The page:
Where there is a prior relationship between the woman and the defendant, to the extent that it might be possible to imagine that the woman enjoyed the defendant's company even though that moment might be fleetingly brief, Japanese legal discourse on rape demands proof of force and resistance. In so doing, the law constructs the male subject as having the power to disregard a woman's lack of consent if she does not physically fight back. Women are not constructed as freely consenting subjects. The legal notion of consent in Japanese rape law accommodates not only submission or acquiescence under circumstances of gross power inequalities, but also in situations in which a woman clearly signals unwillingness but does not physically resist her attacker to the extent that she is overcome. 1 A woman's consent is, therefore, essentially meaningless. She has no voice to express non-consent because she is reduced to a sexualised body, always already presumed to be consenting. Sheila Duncan (1995:340) states this idea succinctly:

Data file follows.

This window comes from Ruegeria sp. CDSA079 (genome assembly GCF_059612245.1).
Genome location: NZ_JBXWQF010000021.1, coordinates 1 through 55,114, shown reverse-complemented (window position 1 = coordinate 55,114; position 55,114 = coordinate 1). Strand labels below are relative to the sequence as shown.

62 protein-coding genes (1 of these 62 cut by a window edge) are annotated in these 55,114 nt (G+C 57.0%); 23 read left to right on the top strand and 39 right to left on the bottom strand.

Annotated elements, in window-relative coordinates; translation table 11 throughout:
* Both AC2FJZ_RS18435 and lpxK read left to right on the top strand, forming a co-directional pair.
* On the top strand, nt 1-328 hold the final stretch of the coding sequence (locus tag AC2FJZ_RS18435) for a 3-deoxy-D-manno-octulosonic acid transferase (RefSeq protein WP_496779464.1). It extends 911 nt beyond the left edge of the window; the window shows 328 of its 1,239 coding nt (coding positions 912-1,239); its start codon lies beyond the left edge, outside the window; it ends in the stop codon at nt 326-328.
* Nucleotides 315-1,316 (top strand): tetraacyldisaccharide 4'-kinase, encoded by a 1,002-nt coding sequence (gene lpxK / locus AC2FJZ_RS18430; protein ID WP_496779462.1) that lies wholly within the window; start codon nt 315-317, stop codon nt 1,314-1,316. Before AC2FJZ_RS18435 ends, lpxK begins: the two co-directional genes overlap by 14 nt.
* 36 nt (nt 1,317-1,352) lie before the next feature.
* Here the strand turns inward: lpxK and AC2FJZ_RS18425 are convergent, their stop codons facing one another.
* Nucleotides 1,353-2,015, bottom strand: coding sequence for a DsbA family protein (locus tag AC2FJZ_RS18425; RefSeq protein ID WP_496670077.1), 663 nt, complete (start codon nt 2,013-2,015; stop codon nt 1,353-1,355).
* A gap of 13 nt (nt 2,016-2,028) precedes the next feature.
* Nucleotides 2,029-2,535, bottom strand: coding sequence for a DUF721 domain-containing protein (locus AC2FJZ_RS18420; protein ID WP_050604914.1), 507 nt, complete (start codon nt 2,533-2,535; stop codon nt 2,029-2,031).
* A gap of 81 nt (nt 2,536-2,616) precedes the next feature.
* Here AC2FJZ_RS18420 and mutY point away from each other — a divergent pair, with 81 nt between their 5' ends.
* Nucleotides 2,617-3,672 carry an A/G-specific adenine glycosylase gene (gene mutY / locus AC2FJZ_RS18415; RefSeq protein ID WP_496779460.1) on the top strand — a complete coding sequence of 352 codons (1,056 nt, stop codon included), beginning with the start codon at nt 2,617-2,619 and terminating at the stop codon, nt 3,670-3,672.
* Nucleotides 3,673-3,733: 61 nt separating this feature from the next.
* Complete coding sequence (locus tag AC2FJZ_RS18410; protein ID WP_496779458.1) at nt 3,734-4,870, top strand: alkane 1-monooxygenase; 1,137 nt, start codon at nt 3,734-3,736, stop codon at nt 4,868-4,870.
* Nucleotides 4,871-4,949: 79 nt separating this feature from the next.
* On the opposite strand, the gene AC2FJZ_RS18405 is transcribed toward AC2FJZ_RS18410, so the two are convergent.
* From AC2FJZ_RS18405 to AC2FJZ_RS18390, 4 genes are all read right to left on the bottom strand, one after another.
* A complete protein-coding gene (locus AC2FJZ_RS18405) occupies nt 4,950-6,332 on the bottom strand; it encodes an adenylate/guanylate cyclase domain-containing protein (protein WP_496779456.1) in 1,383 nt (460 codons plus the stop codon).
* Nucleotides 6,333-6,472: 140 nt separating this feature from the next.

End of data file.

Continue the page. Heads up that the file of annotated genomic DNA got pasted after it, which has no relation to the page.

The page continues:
The law has constructed a fiction to provide space for the satiation of the sexual desires of the male subject. Such violence constructs a further space for the identity and subjectivity of the male subject, enabling him to treat this other, across a range of areas, as body without subjectivity for the male subject's sexual gratification.
The 11 rape and attempted rape cases (Cases 10-20), discussed at length in this and the following chapter, provide the basis for investigating how judges approach complaints of rape that do not conform to tsūjō rape stock stories. A summary of each of these cases will be followed by a thematic analysis of the cases, supplemented with material from additional indecent assault and sexual harassment cases in particular, where the judicial comments are relevant to the discussion. While the primary focus of the chapter is on rape, my aim is to identify the dominant constructions of sex, gender and sexuality that are used to make sense of competing accounts of sexual assaults and to claim 'truth' in Japanese legal discourse. In each of the 11 cases, the defendant and the woman had spent at least a few